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Celtic Poems: Five "Hallowe'en" Poems

HALLOWE'EN

Bring forth the raisins and the nuts--
To-night All Hallows' Spectre struts
Along the moonlit way.
No time is this for tear or sob,
Or other woes our joys to rob,
But time for Pippin and for Bob,
And Jack-o'-lantern gay.
Come forth, ye lass and trousered kid,
From prisoned mischief raise the lid,
And lift it good and high.
Leave grave old Wisdom in the lurch,
Set Folly on a lofty perch,
Nor fear the awesome rod of birch
When dawn illumes the sky.
'Tis night for revel, set apart
To reillume the darkened heart,
And rout the hosts of Dole.
'Tis night when Goblin, Elf, and Fay,
Come dancing in their best array
To prank and royster on the way,
And ease the troubled soul.
The ghosts of all things, past parade,
Emerging from the mist and shade
That hid them from our gaze,
And full of song and ringing mirth,
In one glad moment of rebirth,
Again they walk the ways of earth,
As in the ancient days.
The beason light shines on the hill,
The will-o'-wisps the forests fill
With flashes filched from noon;
And witches on thier broomsticks spry
Speed here and yonder in the sky,
And lift their strident voices high
Unto the Hunter's moon.
The air resounds with tuneful notes
From myriads of straining throats,
All hailing Folly Queen;
So join the swelling choral throng,
Forget your sorrow and your wrong,
In one glad hour of joyous song
To honor Hallowe'en.
--J.K. BANGS in Harper's Weekly, Nov. 5, 1910.


HALLOWE'EN FAILURE

Who's dat peekin' in de do'?
Set mah heart a-beatin'!
Thought I see' a spook for sho
On mah way to meetin'.
Heerd a rustlin' all aroun',
Trees all sort o' jiggled;
An' along de frosty groun'
Funny shadders wriggled.
Who's dat by de winder-sill?
Gittin' sort o' skeery;
Feets is feelin' kind o' chill,
Eyes is sort o' teary.
'Most as nervous as a coon
When de dawgs is barkin',
Er a widder when some spoon
Comes along a-sparkin'.
Whass dat creepin' up de road,
Quiet like a ferret,
Hoppin' sof'ly as a toad?
Maybe hit's a sperrit!
Lordy! hope dey ain't no ghos'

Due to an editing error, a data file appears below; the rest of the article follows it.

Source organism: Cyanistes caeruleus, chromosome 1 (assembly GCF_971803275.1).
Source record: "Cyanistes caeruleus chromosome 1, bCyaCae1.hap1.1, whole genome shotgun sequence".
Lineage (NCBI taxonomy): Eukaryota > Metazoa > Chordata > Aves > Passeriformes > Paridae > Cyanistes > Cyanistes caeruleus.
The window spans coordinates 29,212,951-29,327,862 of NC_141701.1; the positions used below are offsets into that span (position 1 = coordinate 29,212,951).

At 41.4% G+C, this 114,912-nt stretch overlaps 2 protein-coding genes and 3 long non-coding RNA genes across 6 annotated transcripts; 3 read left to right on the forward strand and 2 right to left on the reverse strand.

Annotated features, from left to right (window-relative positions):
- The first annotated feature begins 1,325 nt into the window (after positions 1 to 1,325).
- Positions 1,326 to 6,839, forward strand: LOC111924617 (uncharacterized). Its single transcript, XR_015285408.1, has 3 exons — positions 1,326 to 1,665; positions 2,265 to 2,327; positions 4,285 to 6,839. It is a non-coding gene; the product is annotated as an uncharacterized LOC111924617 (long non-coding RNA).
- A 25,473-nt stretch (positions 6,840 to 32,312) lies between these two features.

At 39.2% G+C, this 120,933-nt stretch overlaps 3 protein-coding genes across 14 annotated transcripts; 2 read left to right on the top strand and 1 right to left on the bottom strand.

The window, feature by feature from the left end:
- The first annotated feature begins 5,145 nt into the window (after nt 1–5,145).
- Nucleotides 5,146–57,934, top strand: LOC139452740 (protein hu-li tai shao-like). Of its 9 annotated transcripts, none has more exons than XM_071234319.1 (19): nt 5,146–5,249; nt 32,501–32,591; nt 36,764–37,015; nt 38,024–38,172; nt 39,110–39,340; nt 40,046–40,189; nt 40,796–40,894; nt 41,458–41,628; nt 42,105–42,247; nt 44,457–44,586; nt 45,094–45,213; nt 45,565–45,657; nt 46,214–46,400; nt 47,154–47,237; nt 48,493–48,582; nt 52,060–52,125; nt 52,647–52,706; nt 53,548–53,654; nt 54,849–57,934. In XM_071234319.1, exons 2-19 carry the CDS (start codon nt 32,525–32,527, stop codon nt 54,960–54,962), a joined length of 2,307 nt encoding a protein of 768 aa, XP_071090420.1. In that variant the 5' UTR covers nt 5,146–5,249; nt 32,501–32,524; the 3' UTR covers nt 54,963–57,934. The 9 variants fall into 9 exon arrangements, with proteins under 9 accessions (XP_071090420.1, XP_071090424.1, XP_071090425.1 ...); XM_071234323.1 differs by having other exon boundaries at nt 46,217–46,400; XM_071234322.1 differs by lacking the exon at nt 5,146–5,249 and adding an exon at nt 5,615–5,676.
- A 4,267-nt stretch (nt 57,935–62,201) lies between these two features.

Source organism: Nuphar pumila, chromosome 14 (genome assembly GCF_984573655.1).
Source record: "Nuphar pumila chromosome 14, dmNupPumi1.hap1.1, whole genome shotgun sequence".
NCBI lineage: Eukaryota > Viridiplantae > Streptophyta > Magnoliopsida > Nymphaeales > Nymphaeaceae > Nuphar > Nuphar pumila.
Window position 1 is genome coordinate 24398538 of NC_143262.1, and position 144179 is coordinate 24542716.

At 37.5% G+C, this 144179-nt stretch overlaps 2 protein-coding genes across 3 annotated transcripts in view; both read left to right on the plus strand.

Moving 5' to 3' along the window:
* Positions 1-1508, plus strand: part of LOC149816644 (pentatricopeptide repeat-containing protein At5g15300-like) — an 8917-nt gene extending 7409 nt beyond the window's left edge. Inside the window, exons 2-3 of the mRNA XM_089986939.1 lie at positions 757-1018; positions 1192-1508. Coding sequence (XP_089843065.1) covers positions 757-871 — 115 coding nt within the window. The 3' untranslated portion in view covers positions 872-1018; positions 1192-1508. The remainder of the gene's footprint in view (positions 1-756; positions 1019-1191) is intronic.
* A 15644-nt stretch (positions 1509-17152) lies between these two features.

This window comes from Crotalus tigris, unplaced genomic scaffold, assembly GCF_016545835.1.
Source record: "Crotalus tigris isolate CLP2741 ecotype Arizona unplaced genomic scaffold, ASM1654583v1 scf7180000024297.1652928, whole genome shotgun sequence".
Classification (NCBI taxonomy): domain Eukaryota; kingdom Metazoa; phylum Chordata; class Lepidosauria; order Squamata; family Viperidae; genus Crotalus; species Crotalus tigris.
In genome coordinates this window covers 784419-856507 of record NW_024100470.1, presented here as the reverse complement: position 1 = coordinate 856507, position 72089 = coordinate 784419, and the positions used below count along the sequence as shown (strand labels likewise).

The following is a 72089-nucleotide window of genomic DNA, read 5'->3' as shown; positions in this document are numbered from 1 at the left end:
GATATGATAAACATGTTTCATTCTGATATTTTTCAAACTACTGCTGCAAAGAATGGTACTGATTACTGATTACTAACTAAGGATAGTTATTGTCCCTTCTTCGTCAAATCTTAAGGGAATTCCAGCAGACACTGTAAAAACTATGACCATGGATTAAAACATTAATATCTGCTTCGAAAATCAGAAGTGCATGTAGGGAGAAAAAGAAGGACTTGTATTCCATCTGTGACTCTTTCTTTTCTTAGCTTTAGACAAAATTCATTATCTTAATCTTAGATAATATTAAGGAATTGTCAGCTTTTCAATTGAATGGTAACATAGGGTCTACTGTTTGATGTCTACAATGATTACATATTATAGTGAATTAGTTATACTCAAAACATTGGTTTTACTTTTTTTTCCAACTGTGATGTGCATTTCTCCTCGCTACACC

Come to tell me howdy.
I ain't got no use for those
Fantoms damp an' cloudy.
Whass dat standin' by de fence
Wid its eyes a-yearnin',
Drivin' out mah common-sense
Wid its glances burnin'?
Don't dass skeercely go to bed
Wid dem spookses roun' me.
Ain't no res' fo' dis yere head
When dem folks surroun' me.
Whass dat groanin' soun' I hear
Off dar by de gyardin?
Lordy! Lordy! Lordy dear,
Grant dis sinner pardon!
I won't nebber--I declar'
Ef it ain't my Sammy!
Sambo, what yo' doin' dar?
Yo' can't skeer yo' mammy!
--CARLYLE SMITH in Harper's Weekly, Oct. 29, 1910.


HALLOWE'EN

Pixie, kobold, elf, and sprite
All are on their rounds to-night,--
In the wan moon's silver ray
Thrives their helter-skelter play.
Fond of cellar, barn, or stack
True unto the almanac,
They present to credulous eyes
Strange hobgoblin mysteries.
Cabbage-stumps--straws wet with dew--
Apple-skins, and chestnuts too,
And a mirror for some lass
Show what wonders come to pass.
Doors they move, and gates they hide
Mischiefs that on moonbeams ride
Are their deeds,--and, by their spells,
Love records its oracles.
Don't we all, of long ago
By the ruddy fireplace glow,
In the kitchen and the hall,
Those queer, coof-like pranks recall?
Eery shadows were they then--
But to-night they come again;
Were we once more but sixteen
Precious would be Hallowe'en.
--JOEL BENTON in Harper's Weekly, Oct. 31, 1896.


HALLOWE'EN

A gypsy flame in on the hearth,
Sign of this carnival of mirth.
Through the dun fields and from the glade
Flash merry folk in masquerade--
It is the witching Hallowe'en.
Pale tapers glimmer in the sky,
The dead and dying leaves go by;
Dimly across the faded green
Strange shadows, stranger shades, are seen,--
It is the mystic Hallowe'en.
Soft gusts of love and memory
Beat at the heart reproachfully;
The lights that burn for those who die
Were flickering low, let them flare high--
It is the haunting Hallowe'en.
--A.F. MURRAY in Harper's Weekly, Oct. 30, 1909.



          JINNIE THE WITCH
Hop-tu-naa! put in the pot
Hop-tu-naa! put in the pan
Hop-tu-naa! I burnt me throt (throat)
Hop-tu-naa! guess where I ran ?
Hop-tu-naa! I ran to the well
Hop-tu-naa! and drank my fill
Hop-tu-naa! and on the way back
Hop-tu-naa! I met a witch cat
Hop-tu-naa! the cat began to grin
Hop-tu-naa! and I began to run
Hop-tu-naa! I ran to Ronague
Hop-tu-naa! guess what I saw there ?
Hop-tu-naa! I saw an old woman
Hop-tu-naa! baking bonnags
Hop-tu-naa! roasting sconnags
Hop-tu-naa! I asked her for a bit
Hop-tu-naa! she gave me a bit
as big as me big toe
Hop-tu-naa! she dipped it in milk
Hop-tu-naa! she wrapped it in silk
Hop-tu-naa! Traa la lay!
Are you going to give us anything
before we run away with the light of the moon ?
This version dates from the 1930s - a similar version is recorded in A.W. Moore's "A Vocabulary of the Anglo-Manx Dialect" (1924) 

 Related Source:

"The Book of Hallowe'en" by Ruth Edna Kelley [1919] A.M. Lynn Public Library - Boston - Lothrop, Lee and Shepard CO. Published, August, 1919
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